An overly long post about Homework

I mentioned in my last post that I would do a post about my classes. I started it, but it got out of control. So I’m breaking off this bit about homework. And maybe I’ll break off another bit about warm-ups. We’ll see.

For a post just about homework, this goes on a bit. I’m far too verbose.

I need to do a better job this year of giving some time to review homework. I’m thinking after the warm-up I give students 3 minutes to ask their group any questions they might have had, and then I’ll take two pressing questions no one at the table could answer. I’ll be flexible with this based on what I hear while they’re reviewing. But I also want to be strict with myself that I don’t jump in during those 3 minutes. I hate, hate, hate being the “Sole Arbiter of Knowledge” in class. There are definitely times where I need to offer clarification, but too often their default is to ask me. I’m making a renewed effort to stomp that out this year. Instead I will use this time just to check their work. I walk around with a simple stamp and just stamp if they have it or not. No time to check for correctness, just completeness. The stamp changes every day, and I mark the stamp I used on a given day on the homework tracker.

HW tracker

I have a tracking sheet like the one to the right where I write down who is missing their homework. Usually the list of who’s missing homework is significantly shorter than who has it, and it’s easier to remember three or four names.  Plus absences and assignments are all in one place, and it’s easy to read.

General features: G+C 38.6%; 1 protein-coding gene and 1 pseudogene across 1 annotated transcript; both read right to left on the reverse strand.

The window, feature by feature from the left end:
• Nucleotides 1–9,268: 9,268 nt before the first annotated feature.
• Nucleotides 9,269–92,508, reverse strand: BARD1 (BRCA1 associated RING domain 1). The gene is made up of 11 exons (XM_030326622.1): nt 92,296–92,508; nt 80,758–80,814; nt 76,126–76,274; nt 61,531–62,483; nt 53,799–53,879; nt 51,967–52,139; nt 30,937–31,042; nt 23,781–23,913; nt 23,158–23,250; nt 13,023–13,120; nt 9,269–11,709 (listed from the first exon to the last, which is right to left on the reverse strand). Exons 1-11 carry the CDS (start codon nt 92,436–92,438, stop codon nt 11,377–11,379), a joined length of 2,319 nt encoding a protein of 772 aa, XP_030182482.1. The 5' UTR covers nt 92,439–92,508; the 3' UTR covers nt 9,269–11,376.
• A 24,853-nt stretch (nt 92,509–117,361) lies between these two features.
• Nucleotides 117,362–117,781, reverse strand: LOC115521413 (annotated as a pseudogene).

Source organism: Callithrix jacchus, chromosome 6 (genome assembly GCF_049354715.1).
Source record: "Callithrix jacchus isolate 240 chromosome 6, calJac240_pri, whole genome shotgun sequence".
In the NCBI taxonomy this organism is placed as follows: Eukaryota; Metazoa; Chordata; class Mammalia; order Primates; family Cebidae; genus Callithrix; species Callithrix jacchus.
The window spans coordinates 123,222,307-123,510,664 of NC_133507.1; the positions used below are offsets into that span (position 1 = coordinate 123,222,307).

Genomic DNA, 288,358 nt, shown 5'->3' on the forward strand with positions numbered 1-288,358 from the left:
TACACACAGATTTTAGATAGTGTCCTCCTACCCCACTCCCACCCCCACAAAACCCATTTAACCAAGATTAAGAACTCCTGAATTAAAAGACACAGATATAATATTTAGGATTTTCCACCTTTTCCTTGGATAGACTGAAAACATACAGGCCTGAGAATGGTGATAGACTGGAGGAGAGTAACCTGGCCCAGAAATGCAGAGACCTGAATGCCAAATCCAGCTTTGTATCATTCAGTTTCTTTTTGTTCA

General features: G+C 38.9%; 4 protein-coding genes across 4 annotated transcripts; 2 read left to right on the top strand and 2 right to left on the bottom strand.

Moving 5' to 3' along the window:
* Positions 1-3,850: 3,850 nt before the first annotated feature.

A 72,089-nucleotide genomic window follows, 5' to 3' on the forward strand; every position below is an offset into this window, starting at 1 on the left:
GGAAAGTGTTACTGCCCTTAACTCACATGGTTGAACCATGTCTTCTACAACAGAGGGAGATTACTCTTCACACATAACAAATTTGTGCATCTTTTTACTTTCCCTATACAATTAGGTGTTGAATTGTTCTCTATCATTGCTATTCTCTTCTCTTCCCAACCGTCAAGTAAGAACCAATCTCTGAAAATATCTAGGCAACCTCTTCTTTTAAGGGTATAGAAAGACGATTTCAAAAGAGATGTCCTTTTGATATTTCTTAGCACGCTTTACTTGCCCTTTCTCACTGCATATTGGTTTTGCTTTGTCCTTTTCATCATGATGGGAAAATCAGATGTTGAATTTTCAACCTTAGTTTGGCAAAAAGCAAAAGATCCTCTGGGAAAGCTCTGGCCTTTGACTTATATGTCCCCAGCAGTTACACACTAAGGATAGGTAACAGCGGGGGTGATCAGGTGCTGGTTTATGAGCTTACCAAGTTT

In general I don’t accept late homework. Each assignment is only 2 points total. If it’s done very obviously poorly, I will give half credit. If a student is missing the assignment, they get a zero. At the end of every week (or more realistically every few weeks) I tally up the number of times I see a student’s name and deduct points accordingly. So if there were four homework assignment, then the score for the week is out of 8. If a student’s name is written down once, I enter a 6. If it’s there twice, I enter a 4. If I over-counted a student’s name, they should be able to show me the assignment with a stamp and I fix it. If I undercounted a student’s name, then chances are a few extra points won’t hurt them.